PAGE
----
The Blogging Revolution, released by Melbourne University Press in 2008, is a colourful and revelatory account of bloggers around the globe why live and write under repressive regimes - many of them risking their lives in doing so. Antony Loewenstein's travels take him to private parties in Iran and Egypt, internet cafes in Saudi Arabia and Damascus, to the homes of Cuban dissidents and into newspaper offices in Beijing, where he discovers the ways in which the internet is threatening the ruld of governments. Through first-hand investigations, he reveals the complicity of Western multinationals in assisting the restriction of information in these countries and how bloggers are leading the charge for change. The blogging revolution is a superb examination about the nature of repression in the twenty-first century and the power of brave individuals to overcome it. It was released in an updated edition in 2011, post the Arab revolutions, and an updated Indian print version in 2011.
The best-selling book on the Israel/Palestine conflict, My Israel Question - on Jewish identity, the Zionist lobby, reporting from Palestine and future Middle East directions - was released by Melbourne University Press in 2006. A new, updated edition was released in 2007 (and reprinted again in 2008). The book was short-listed for the 2007 NSW Premier's Literary Award. Another fully updated, third edition was published in 2009. It was released in all e-book formats in 2011. An updated and translated edition was published in Arabic in 2012.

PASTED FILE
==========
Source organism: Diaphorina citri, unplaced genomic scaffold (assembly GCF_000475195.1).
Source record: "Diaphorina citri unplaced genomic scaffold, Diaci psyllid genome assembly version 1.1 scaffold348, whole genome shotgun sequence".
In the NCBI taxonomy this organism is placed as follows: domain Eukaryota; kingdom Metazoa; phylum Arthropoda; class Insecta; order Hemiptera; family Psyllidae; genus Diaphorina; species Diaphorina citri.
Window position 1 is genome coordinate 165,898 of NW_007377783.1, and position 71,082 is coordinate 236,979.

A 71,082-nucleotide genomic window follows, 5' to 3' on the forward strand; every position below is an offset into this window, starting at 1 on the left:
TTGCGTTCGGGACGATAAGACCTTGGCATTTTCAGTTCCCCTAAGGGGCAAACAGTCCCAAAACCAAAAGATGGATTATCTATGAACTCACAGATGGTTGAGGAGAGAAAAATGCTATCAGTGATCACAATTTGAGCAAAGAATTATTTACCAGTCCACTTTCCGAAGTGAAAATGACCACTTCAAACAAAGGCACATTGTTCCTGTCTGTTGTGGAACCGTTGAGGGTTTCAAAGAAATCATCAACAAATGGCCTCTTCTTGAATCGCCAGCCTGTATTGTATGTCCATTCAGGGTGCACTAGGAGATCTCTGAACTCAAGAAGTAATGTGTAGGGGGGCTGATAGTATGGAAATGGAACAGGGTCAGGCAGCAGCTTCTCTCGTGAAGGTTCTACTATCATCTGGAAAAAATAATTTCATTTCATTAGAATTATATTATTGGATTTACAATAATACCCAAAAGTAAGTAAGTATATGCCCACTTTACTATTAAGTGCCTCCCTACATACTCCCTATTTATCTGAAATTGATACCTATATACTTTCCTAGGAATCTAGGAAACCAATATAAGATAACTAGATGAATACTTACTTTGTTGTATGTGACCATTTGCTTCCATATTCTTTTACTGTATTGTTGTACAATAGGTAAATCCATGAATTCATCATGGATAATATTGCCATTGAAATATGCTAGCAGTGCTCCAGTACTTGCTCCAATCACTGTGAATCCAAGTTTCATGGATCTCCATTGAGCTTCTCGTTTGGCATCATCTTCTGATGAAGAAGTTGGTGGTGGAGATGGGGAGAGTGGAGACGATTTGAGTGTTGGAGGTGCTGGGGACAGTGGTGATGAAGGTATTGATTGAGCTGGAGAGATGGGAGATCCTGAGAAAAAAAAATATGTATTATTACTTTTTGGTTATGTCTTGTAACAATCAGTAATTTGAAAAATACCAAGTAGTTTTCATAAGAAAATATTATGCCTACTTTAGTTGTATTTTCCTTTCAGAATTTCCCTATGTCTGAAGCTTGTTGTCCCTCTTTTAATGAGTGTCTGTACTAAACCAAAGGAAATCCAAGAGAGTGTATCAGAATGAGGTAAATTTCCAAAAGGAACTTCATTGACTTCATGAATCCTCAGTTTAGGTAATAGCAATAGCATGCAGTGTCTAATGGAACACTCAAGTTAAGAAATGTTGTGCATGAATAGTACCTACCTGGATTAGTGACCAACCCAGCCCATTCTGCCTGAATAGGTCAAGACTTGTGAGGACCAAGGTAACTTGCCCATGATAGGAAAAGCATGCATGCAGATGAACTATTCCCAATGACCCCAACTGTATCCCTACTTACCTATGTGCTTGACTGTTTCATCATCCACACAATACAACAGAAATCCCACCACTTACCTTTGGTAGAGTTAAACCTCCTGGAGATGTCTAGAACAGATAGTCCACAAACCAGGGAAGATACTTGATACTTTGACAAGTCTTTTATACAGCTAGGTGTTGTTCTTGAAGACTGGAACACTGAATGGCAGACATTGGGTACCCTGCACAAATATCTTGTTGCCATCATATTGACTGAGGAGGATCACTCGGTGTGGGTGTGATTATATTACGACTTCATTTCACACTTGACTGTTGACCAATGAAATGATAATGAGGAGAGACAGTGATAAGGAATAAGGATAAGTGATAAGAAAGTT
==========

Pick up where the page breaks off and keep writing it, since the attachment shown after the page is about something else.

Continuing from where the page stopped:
UN caving to US/Israeli pressure to deny Israeli torture

Disturbing report, via John Lyons in the Australian, that the UN is apparently shielding Israel from the criticisms and punishment it so richly deserves for torturing and abusing children:

It would be difficult to imagine a more bizarre press conference.

When UNICEF, the UN children’s fund, recently notified journalists in Jerusalem that it was releasing a report on Palestinian children in Israel’s military justice system, there was much interest.

The issue has had a growing international focus, particularly in Britain where it has been the subject of parliamentary debates.

Foreign Minister Bob Carr and his predecessor Kevin Rudd have taken up the issue with Israel. But something strange has happened.

During the past two years several groups have been attacked for highlighting Israel’s treatment of Palestinian children.

Breaking the Silence, a group of 850 serving and former Israeli soldiers campaigning to improve Israel’s human rights record, has been attacked for focusing on the issue.